Posterior Vitreous Detachment: Current Concepts and Management

Alan Ang, FRCO; Arabella V. Poulson, FRCO; David R.J. Snead, FRCP; Martin P. Snead, Md, FRCO

In This Article

Diagnosis of Posterior Vitreous Detachment

Conventionally, PVD is defined by the presence of the Weiss ring, corresponding to the site of previous attachment to the optic disk, within the vitreous cavity. This, however, may cause underdiagnosis of some PVDs, as the Weiss ring may be destroyed or fragmented during the process of vitreous separation. The morphological variations of Weiss rings were characterized by Akiba et al, and they found that the majority of Weiss rings were in fact incomplete.[9] Furthermore, the presence of a Weiss ring may not necessarily be associated with complete separation of the PHM.

The presence of PVD can be more accurately diagnosed by the detection of the detached PHM within the vitreal cavity. In most patients, this can be seen by slit-lamp biomicroscopy as a characteristic, mobile membrane that is glossy and crinkled within the vitreous cavity (Figure 1). Where the gel is collapsed, the PHM can be observed directly in the anterior vitreous space with the slit-lamp alone using oblique illumination (offset by 10°) to provide specular and retro-illumination of the PHM. A 90-diopter (D) condensing lens is required if the membrane is lying more posteriorly.

In order to determine the extent of PHM separation, it is important to examine the vitreous dynamically; this is done by observing the vitreous cavity following swift eye movements vertically and horizontally. This allows the PHM to be examined in its entirety for the presence of defects. Not infrequently, a dehiscence in the PHM can occur during separation from the macula, resulting in a tear in the membrane.[10,11] This is seen clinically as a rhexis-like defect in the PHM with remnants left on the retina, usually manifesting as an epiretinal membrane over the macula (Figure 3).[12] In a study by Hikichi et al, 12% of patients with PVD demonstrated a definite PHM defect over the macula.[13] It is likely, however, that the prevalence of this defect may be higher, as PHM defects can be difficult to visualize.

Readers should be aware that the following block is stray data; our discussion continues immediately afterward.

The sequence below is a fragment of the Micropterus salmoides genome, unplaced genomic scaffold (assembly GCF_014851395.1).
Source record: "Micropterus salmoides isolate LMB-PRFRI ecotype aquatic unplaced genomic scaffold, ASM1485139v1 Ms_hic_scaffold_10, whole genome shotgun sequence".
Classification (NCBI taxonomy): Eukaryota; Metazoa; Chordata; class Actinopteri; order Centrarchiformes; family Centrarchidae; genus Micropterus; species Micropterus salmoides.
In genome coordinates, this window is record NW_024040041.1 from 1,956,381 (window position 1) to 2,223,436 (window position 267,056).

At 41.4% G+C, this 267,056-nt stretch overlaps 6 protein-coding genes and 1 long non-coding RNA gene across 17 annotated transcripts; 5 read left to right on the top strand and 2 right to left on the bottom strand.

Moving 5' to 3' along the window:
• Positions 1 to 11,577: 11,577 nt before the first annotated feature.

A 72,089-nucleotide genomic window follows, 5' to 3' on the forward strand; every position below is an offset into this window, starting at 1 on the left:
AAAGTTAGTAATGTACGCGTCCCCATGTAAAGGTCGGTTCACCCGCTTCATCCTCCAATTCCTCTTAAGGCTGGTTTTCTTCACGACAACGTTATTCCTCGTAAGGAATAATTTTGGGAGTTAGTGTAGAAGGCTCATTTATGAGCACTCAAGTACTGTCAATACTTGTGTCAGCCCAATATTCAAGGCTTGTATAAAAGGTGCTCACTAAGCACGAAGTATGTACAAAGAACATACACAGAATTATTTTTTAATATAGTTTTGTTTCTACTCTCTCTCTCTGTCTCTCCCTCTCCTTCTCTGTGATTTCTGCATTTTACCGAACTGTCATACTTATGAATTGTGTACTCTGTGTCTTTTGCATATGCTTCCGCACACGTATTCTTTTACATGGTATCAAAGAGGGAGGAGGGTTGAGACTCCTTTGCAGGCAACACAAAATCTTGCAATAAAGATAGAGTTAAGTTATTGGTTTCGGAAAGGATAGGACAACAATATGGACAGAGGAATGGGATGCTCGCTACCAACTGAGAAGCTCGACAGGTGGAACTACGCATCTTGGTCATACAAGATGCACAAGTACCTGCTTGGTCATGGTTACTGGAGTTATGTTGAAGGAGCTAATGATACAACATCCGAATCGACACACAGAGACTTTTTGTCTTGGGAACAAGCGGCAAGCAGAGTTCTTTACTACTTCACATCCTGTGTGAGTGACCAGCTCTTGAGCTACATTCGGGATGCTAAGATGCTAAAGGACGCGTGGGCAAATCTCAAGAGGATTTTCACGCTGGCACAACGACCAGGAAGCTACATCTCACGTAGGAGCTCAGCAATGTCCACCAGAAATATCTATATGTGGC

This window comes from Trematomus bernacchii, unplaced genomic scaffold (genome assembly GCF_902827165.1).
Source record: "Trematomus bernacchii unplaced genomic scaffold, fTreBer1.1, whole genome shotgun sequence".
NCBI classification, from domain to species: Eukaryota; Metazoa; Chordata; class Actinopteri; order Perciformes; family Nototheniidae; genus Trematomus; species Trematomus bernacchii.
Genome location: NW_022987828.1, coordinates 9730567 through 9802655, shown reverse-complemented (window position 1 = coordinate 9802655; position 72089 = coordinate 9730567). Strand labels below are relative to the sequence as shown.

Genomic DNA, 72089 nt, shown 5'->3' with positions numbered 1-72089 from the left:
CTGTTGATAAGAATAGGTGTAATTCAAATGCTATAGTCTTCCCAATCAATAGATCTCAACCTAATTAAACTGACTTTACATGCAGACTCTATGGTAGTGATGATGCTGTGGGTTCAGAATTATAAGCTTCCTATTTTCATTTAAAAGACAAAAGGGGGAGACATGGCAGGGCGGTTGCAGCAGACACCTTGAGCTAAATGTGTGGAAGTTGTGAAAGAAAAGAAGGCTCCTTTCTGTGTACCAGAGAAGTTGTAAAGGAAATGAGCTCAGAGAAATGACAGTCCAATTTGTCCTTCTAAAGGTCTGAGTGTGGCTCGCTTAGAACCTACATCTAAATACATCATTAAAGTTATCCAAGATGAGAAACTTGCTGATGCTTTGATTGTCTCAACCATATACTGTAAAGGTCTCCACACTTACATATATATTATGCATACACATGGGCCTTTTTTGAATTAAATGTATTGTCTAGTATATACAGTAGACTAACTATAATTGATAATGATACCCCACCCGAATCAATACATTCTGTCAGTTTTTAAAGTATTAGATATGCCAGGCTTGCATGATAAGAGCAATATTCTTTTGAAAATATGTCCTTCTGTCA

Posterior hyaloid membrane with a visible defect (black arrow) and Weiss ring (white arrow).

Dynamic vitreous examination also allows for appreciation of the quality of the internal vitreous gel architecture and for detection of the presence of pigment granules within the anterior vitreous or studded on the PHM; these aspects are important in the assessment of possible PVD-related complications.

The anterior limit of the PVD can be variable, ranging from the equator to the ora serrata in most healthy eyes, and it has been inferred as the vitreous base by some authors. The extent of PHM separation can be difficult to assess clinically, although in cases of retinal detachment, the PHM insertion is frequently visible as a white line on the detached retina during indirect ophthalmoscopy with indentation (Figure 4).[14] Identification of the line can be useful in determining the anteroposterior location of horseshoe retinal tears, as they will always lie along this line.

White line (arrow) representing site of insertion of detached posterior hyaloid membrane into retina. (Courtesy of JD Scott)